'Brown Turkey' Fig Trees

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Misc RHS AGM, Self fertile
Shade Full Sun
Soil Good, Well Drained, Alkaline/Chalky, Poor/Dry
Fruiting Mid Season Fruiting
Type Eating, Pot Grown

Ficus carica 'Brown Turkey'

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SIZES 1-4 5+
1.5L Stock = 30 £7.95Stock = 30 £6.45
3L OUT OF STOCK - NOT AVAILABLE THIS SEASON £13.95OUT OF STOCK - NOT AVAILABLE THIS SEASON£12.95
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Ficus carica Brown Turkey

Brown Turkey fig trees are the best figs for growing outside in the UK, according the RHS who have awarded it the Award of Garden Merit (AGM). It crops every year, almost without fail, and if Brown Turkey is planted in a nice sunny spot it will produce excellent fruit and heavy crops in sunny summers. 
Browse our full range of fruit trees for sale here.

All varieties of Ficus carica are fully self-fertile, so you only need one Brown Turkey to keep a large family happy.

Growing Brown Turkey Figs

Figs need special attention to crop well. If you think it needs more than you can give, then a medlar, quince or kiwi might be a better choice for something exotic. 

If you plant a fig tree into the ground without taking precautions, you will quickly realise just how big fruiting figs can grow. In the wild they can be very large trees indeed. So, here is what you do:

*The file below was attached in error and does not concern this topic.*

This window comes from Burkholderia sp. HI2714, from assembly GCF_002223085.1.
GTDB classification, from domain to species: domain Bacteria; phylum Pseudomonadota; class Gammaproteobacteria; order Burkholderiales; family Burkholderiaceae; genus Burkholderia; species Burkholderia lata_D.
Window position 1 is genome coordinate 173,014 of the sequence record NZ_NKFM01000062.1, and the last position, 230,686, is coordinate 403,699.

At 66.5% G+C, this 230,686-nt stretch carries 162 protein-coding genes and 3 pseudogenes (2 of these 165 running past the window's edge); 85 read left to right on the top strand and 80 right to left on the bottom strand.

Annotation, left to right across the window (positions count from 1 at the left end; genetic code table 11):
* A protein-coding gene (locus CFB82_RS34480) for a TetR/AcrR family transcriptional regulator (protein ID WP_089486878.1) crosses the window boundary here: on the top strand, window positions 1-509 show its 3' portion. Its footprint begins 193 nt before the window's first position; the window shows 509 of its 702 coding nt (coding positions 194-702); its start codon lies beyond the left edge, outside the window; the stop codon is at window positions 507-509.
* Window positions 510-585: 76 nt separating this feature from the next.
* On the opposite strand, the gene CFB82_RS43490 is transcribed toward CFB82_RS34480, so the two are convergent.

The principle is similar to Bonsai, where a small container restricts the size of the tree. In the case of figs, restricting the food supply limits the size of the tree while allowing fruit to form naturally. So, if planting in the garden, preparation is all important. Dig a hole no more than 60cm long x 60cm wide x 75 cm deep. Line the walls with material that roots cannot penetrate. Paving slabs are often used, or the thick plastic damp proof membrane used by builders when casting concrete floors. Put a layer of at least 20-25 cms rubble or hardcore in the bottom of the hole and then fill with ordinary garden soil. Plant the fig in this.

If you want to put your fig in a container, choose one of a similar size to the hole outlined above and make sure it is sturdy.

As long as you follow the rules above, figs can be grown freestanding as a low bush or larger standard tree, but they are more generally grown trained in a fan shape against a wall or fence.

Brown Turkey is tremendously vigorous and requires pruning every year. Figs crop on last year's wood, which means they should be treated like summer fruiting raspberries. Any wood that has fruited is cut out and older structural branches can be removed without fear of hurting the plant. In spring, it is a good idea to cut out crossing branches and suckers. Depending on growth, sometime in the summer cut back new growths to 5-6 leaves to encourage fruit formation the following year. Before winter sets in remove any large fruits that have not ripened. However, leave the little marble sized figlets for the following year. Always leave 5cm (2in) long stubs when removing any branches.

How to Harvest figs in the UK

Did you know?

The naming of fig tree varieties is a tangle. This variety is called San Piero in Italy, Aubique Noire in France, and the American names include San Pedro Black, Brown Turkey, and Black Spanish. In older British literature, you might see it listed as Negro Largo. 

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Bareroot planting is best done between October and April
Bareroot and potted - what's the difference?

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